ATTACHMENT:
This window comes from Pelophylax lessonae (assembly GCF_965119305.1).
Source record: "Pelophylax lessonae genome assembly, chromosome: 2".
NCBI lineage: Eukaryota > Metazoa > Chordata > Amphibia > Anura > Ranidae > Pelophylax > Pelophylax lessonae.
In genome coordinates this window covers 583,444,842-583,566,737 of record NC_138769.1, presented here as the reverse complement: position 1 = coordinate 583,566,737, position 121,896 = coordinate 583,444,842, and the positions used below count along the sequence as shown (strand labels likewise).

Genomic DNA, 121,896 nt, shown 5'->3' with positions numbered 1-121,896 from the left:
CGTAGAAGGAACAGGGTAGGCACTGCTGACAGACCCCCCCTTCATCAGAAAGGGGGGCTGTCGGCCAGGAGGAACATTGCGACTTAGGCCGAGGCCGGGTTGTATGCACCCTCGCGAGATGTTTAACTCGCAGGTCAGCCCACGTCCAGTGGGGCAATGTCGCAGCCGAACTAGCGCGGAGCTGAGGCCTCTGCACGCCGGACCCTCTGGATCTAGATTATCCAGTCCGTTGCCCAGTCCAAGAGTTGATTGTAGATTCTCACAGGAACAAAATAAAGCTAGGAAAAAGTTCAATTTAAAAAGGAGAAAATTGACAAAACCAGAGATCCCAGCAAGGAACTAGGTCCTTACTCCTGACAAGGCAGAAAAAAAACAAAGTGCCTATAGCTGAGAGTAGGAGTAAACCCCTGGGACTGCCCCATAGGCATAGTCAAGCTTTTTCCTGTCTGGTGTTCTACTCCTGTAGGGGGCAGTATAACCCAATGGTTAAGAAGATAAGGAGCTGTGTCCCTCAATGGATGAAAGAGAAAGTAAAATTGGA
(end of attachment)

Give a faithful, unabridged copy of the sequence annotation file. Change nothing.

This window comes from Pelophylax lessonae (assembly GCF_965119305.1).
Source record: "Pelophylax lessonae genome assembly, chromosome: 2".
NCBI lineage: Eukaryota > Metazoa > Chordata > Amphibia > Anura > Ranidae > Pelophylax > Pelophylax lessonae.
In genome coordinates this window covers 583,444,842-583,566,737 of record NC_138769.1, presented here as the reverse complement: position 1 = coordinate 583,566,737, position 121,896 = coordinate 583,444,842, and the positions used below count along the sequence as shown (strand labels likewise).

Genomic DNA, 121,896 nt, shown 5'->3' with positions numbered 1-121,896 from the left:
CGTAGAAGGAACAGGGTAGGCACTGCTGACAGACCCCCCCTTCATCAGAAAGGGGGGCTGTCGGCCAGGAGGAACATTGCGACTTAGGCCGAGGCCGGGTTGTATGCACCCTCGCGAGATGTTTAACTCGCAGGTCAGCCCACGTCCAGTGGGGCAATGTCGCAGCCGAACTAGCGCGGAGCTGAGGCCTCTGCACGCCGGACCCTCTGGATCTAGATTATCCAGTCCGTTGCCCAGTCCAAGAGTTGATTGTAGATTCTCACAGGAACAAAATAAAGCTAGGAAAAAGTTCAATTTAAAAAGGAGAAAATTGACAAAACCAGAGATCCCAGCAAGGAACTAGGTCCTTACTCCTGACAAGGCAGAAAAAAAACAAAGTGCCTATAGCTGAGAGTAGGAGTAAACCCCTGGGACTGCCCCATAGGCATAGTCAAGCTTTTTCCTGTCTGGTGTTCTACTCCTGTAGGGGGCAGTATAACCCAATGGTTAAGAAGATAAGGAGCTGTGTCCCTCAATGGATGAAAGAGAAAGTAAAATTGGA